On Problem Solving

I caught myself today acting a bit strange. [Ed: you finally noticed?]

Ok ok I mean stranger than usual. [Ed: how could you tell?]

Conversations with imaginary editors [Ed: oi] aside, I found myself sitting in my car, having returned from a busy day at work, playing a game I found yesterday called Really Bad Chess. It’s an interesting little game where, in order to level the playing field for people who kinda know enough to play chess but are – frankly – really bad at it, the playing pieces are mixed up. You still play by the same rules, but instead of having an AI that plays dumb – because a grandmaster-beating AI is easily available in your pocket these days – you get different proportions of pieces to make the game interesting.

It’s a fascinating game, and especially so for me, because I’m… pretty bad at chess. I tend to think far too reactively or tactically, or I recklessly lose patience and try to slam home an advantage that usually quickly evaporates.

So here I was, on my way home, a hundred little things to do, and instead I’m sitting in my car, trying to solve this particular iteration of the game. I’m solving this game dammit before I go home.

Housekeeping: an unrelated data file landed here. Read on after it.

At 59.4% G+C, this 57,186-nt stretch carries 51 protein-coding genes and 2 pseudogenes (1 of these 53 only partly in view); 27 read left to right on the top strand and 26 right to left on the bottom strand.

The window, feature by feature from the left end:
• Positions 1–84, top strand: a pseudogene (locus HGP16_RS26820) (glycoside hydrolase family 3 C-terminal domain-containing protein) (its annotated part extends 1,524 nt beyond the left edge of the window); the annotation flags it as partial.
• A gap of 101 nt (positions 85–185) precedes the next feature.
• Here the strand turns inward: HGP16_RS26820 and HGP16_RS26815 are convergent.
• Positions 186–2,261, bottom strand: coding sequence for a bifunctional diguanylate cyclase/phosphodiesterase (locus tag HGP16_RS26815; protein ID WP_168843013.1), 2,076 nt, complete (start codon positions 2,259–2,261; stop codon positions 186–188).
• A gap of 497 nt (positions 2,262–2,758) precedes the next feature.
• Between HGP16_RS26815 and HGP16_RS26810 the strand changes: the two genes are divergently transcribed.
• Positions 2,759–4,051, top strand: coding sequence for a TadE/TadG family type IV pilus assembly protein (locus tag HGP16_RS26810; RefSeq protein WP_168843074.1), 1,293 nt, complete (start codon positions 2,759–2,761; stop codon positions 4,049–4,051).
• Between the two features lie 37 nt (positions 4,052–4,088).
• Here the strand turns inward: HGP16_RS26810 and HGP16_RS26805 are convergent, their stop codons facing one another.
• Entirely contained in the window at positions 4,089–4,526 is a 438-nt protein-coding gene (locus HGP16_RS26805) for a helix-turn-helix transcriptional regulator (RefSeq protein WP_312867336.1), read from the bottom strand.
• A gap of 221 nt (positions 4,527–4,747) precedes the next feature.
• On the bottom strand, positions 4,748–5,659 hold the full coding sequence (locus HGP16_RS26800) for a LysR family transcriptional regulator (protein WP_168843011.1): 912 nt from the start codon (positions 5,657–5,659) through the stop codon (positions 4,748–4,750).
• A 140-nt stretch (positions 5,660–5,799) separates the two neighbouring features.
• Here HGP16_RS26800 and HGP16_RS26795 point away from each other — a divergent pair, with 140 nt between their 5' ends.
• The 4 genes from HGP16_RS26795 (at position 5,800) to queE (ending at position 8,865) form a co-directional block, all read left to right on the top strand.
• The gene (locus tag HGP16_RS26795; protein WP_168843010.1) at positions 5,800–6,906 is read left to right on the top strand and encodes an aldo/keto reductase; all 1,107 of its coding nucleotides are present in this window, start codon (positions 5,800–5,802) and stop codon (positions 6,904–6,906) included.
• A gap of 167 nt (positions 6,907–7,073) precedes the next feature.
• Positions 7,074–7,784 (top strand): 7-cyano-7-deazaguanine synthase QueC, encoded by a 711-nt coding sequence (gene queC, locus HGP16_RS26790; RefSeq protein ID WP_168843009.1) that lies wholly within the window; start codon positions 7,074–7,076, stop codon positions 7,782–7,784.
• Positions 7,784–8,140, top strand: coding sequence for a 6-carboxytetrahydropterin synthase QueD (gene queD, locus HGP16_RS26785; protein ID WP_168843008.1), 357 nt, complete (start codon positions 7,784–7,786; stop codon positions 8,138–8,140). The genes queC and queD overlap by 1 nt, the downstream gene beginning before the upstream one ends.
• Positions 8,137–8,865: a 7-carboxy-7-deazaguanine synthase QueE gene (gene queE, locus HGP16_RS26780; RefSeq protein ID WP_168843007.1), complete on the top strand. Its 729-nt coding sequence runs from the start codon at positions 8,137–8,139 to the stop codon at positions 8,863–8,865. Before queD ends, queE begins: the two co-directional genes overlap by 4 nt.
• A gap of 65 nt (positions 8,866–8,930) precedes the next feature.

And that’s when it hit me: I spent the whole day solving problems at work, and then during my zone-out time on the train home, I chose to spend my time solving a problem – a virtual one, entirely of my own making and inconsequential as I chose to make it – because I’m addicted to the hit of solving an intellectual problem.

It’s not just this particular game – I’ve done it with games like Threes or Alto’s Oddessey recently. These are defined problem spaces where I can largely figure out the rules and get to the solution in a reasonable amount of time, and it fascinates me and holds my attention way longer than you’d expect.

I wonder if there’s more productive ways to spend my time than getting dopamine hits from solving games. Anyone else experience the same?

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